Richmond awarded $11 million for interactive center in Shockoe Bottom
RICHMOND, Va. (WWBT) -The City of Richmond received a historic $11 million grant from the Mellon Foundation to make a new interpretive center city officials hope it will someday be part of a memorial campus honoring the memory of enslaved people.
The money from the foundation’s Monuments Project will fund the creation of a 12,300 sq. ft. interactive space at Main Street Station that will feature a welcome center, a programming/exhibition space, and an immersive experience to engage audiences in the complete history of Shockoe.
“This is a significant step toward bringing the Heritage Campus to fruition and toward telling the story of enslaved and freed people,” said Mayor Stoney. “I am deeply grateful to Elizabeth Alexander, President of the Mellon Foundation, and her incredible Monuments Project team for believing in our vision to commemorate this important national site of conscious[ness]. This historic investment will allow us to continue down the path our city and nation must walk toward reckoning, atonement, and ultimately, healing.”
The Shockoe Heritage Campus Interpretive Center will be on the north end of the first floor of the Main Street Station train shed adjacent to the current green space commemorating the Lumpkin’s Jail site and Devil’s Half Acre.
The center will orient visitors to Shockoe Bottom and provide informative and immersive educational and artistic content about Richmond’s role in the domestic trade of enslaved people.
It is just one part of the city’s vision for a Shockoe Heritage Campus, including a memorial park and a National Slavery Museum.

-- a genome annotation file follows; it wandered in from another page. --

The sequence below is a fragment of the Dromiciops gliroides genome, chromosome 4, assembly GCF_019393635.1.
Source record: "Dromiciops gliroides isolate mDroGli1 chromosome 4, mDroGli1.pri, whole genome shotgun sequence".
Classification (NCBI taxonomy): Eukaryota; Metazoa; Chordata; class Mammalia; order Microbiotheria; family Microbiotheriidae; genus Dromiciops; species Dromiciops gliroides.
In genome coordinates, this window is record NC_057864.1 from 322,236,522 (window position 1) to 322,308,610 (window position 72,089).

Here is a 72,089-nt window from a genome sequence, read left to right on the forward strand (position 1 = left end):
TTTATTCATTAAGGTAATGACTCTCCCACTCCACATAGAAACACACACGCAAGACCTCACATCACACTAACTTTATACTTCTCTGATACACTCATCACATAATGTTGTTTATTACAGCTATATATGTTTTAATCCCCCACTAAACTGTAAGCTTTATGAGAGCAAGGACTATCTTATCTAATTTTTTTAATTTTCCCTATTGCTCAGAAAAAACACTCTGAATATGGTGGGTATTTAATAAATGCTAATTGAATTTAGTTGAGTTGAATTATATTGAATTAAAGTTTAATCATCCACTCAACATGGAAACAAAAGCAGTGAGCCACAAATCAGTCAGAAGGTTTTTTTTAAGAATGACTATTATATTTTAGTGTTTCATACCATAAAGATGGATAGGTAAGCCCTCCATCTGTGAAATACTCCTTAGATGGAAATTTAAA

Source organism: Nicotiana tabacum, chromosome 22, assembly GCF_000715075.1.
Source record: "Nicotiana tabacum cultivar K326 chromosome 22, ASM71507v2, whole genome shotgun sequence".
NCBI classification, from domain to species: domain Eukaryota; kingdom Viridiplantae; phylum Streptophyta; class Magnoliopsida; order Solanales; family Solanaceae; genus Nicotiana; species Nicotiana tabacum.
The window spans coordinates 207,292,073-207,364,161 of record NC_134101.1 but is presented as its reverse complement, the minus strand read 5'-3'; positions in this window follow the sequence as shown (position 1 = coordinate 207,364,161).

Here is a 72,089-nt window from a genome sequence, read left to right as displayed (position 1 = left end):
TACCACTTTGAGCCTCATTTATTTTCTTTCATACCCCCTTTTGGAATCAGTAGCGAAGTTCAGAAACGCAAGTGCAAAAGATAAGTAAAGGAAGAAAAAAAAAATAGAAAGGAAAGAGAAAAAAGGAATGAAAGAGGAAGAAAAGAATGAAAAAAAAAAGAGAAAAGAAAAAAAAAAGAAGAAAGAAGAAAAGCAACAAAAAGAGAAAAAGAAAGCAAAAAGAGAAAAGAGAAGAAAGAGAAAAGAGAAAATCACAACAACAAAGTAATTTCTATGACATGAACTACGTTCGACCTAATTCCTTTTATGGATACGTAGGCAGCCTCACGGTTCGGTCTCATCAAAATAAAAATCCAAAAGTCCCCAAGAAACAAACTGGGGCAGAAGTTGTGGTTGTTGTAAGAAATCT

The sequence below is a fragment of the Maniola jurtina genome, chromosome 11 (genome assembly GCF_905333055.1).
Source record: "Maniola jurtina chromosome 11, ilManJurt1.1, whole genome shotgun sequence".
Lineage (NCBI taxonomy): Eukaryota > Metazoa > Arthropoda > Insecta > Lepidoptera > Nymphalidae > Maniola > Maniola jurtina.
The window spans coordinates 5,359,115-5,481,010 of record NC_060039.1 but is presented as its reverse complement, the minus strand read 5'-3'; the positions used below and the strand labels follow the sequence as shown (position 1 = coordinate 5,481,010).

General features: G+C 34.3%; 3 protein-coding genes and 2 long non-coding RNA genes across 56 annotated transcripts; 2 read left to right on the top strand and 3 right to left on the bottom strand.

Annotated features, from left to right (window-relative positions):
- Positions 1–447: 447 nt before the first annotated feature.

The city has already committed $27.9 million from the Capital Improvement Plan to build a Heritage Campus that will include a Memorial Park, conduct archeological work, and a community design charrette at Shockoe Hill African Burying Ground.
There are also plans to relocate and restore the Winfree Cottage, enhance the Richmond Slave Trail, siting and design the National Slavery Museum, and include greenways to connect destinations and economic development opportunities to add affordable housing, parking, and businesses to the area.
“Richmond’s removal of its Confederate monuments was only one part of us elevating and sharing the stories of our untold and complex history,” Mayor Stoney continued. “We have a responsibility to tell the story of Richmond’s role in the slave trade -- the lives of enslaved and freed people, and also of indigenous groups, Jewish communities and other immigrant populations that also impacted and resided in Shockoe. Our work at Shockoe will be centered on education, commemoration, and remembrance.”
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